The Partnership Instrument (PI) is the main innovative instrument in the European Union's external action package. The PI promotes EU's fundamental values and strategic interests. It supports measures that respond effectively to the objectives arising from bilateral, regional or multilateral relations between the EU and particular third countries and approaches challenges of global interest, ensuring an appropriate monitoring of the decisions taken in multilateral level.
PI finances activities according to the EU's agenda with partner countries, translating political compromises into concrete measures. This financing toll supports the EU's external dimension of internal policies – in areas such as competition, research and innovation, migration – and it helps facing the key global challenges, such as energy security, climate change and environment protection.
PI also addresses specific aspects of EU's economic diplomacy, with the aim of improving access to third country markets, increasing trade, investment and business opportunities for European companies. It supports public diplomacy, academic cooperation and outreach activities to promote the values and interests of the Union.
In this way, the PI allows the EU to develop a comprehensive political dialogue with partner countries, in particular the emerging market economies and the ones which are not eligible for bilateral aid for development. Its global reach and flexibility are essential elements to enable EU's response to key global challenges.
The measures to be financed under the Partnership Instrument reflect the following specific Union objectives:
- supporting the Union's bilateral, regional and inter-regional cooperation partnership strategies by promoting policy dialogue and by developing collective approaches and responses to challenges of global concern. The attainment of that objective shall be measured, inter alia, by the progress made by key partner countries in the fight against climate change or in promoting the environmental standards of the Union;
- implementing the international dimension of ‘Europe 2020’. The attainment of that objective shall be measured by the uptake of the ‘Europe 2020’ policies and objectives by key partner countries;
- improving access to partner country markets and boosting trade, investment and business opportunities for companies from the Union, while eliminating barriers to market access and investment, by means of economic partnerships, business and regulatory cooperation. The attainment of that objective shall be measured by the Union's share in foreign trade with key partner countries and by trade and investment flows to partner countries specifically targeted by actions, programmes and measures under this Regulation;
- enhancing widespread understanding and visibility of the Union and of its role on the world scene by means of public diplomacy, people-to-people contacts, cooperation in educational and academic matters, think tank cooperation and outreach activities to promote the Union's values and interests. The attainment of that objective may be measured, inter alia, by opinion surveys or evaluations.
The 2014-2020 PI budget amounts to € 954.8 million euros to fund activities in any non-EU country, with emphasis on partner countries of strategic interest to the EU.
PI in Brazil
In Brazil, the main topics developed by PI are: Public Diplomacy; Climate & Energy & Urbanization; Sustainable Environment/Water Diplomacy; Corporate Responsibility, Digital Single Market; Migration and Mobility; Transportation/Civil Aviation and FTAS/Market Access.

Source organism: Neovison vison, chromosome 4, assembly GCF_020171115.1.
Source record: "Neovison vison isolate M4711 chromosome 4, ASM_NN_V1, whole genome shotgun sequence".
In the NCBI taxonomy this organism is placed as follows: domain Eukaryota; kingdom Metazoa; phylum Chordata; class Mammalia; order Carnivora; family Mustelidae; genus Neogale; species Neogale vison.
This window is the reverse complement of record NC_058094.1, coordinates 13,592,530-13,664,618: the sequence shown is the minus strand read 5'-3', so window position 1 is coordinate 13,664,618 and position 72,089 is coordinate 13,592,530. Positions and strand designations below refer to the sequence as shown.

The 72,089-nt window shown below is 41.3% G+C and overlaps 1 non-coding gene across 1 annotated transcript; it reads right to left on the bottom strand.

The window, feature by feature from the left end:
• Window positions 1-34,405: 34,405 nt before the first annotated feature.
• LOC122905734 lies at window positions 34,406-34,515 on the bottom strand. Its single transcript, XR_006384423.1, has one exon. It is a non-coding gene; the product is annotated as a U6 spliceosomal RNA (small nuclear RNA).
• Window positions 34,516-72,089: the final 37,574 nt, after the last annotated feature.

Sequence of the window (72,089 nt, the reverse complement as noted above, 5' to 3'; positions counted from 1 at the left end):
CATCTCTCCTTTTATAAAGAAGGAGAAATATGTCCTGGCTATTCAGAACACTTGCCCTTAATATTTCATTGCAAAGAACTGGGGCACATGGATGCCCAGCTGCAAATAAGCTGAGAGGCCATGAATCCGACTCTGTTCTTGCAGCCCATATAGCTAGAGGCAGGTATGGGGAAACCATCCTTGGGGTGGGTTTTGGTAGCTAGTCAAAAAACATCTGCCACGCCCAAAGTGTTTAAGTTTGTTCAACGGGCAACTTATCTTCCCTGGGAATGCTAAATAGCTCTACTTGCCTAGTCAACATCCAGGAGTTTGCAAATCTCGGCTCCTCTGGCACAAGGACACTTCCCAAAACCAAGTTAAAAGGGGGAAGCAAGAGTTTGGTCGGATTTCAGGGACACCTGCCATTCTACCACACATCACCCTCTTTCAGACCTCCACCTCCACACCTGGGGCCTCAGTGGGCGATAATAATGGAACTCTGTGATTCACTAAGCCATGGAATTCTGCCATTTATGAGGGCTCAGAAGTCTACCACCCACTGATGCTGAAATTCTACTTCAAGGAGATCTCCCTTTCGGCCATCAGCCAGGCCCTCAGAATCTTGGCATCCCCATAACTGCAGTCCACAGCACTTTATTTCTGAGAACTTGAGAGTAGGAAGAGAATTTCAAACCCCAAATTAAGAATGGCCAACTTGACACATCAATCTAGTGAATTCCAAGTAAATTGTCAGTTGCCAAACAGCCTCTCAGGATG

General background on IcSP
As the Partnership instrument, the Instrument contributing to Stability and Peace (IcSP) is also an instrument of political nature, enabling the EU to respond to crises in an effective and timely manner to help preserve, establish or re-establish the conditions essential to the proper implementation of EU external policies (art.3 IcSP Regulation). It is often – apart from humanitarian aid – the EU’s instrument of first response. By its very nature, Art.3 interventions respond to crisis or emerging crisis, be it country related or of a regional scope. As such, they are non-programmable and can respond to a strictly short-term logic, although they must be coordinated in both the design and execution phases with actions funded by the EU’s other financing instruments (both short term – ECHO – or long term – DEVCO/NEAR).
Through IcSP interventions under art.4, the EU aims at preventing conflicts and ensuring capacity and preparedness to address pre- and post-crisis situations and build peace. These actions are foreseen in selected countries/regions to support peacebuilding and conflict prevention actions implemented by civil society organisations. They are programmable, with an average duration of three years, and respond to the following five priorities: early warning and conflict sensitive risk analysis; confidence building, dialogue, mediation and reconciliation; capacity building for stabilisation missions; post conflict and post disaster recovery; and curbing the use of natural resources to finance conflicts. At the moment, Art.4 interventions in Latin America are limited to Venezuela, Central America and Haiti.
Its global reach is one of the main characteristics of the IcSP. Interventions can take place anywhere in the world outside the EU and do not require any formal approval by the host country, but the positive assessment and involvement of the local EU Delegation is absolutely essential. Most actions are in Africa and the Middle East (around 70% of ongoing projects), but we also have significant interventions in Latin America managed by the RT in Brasilia.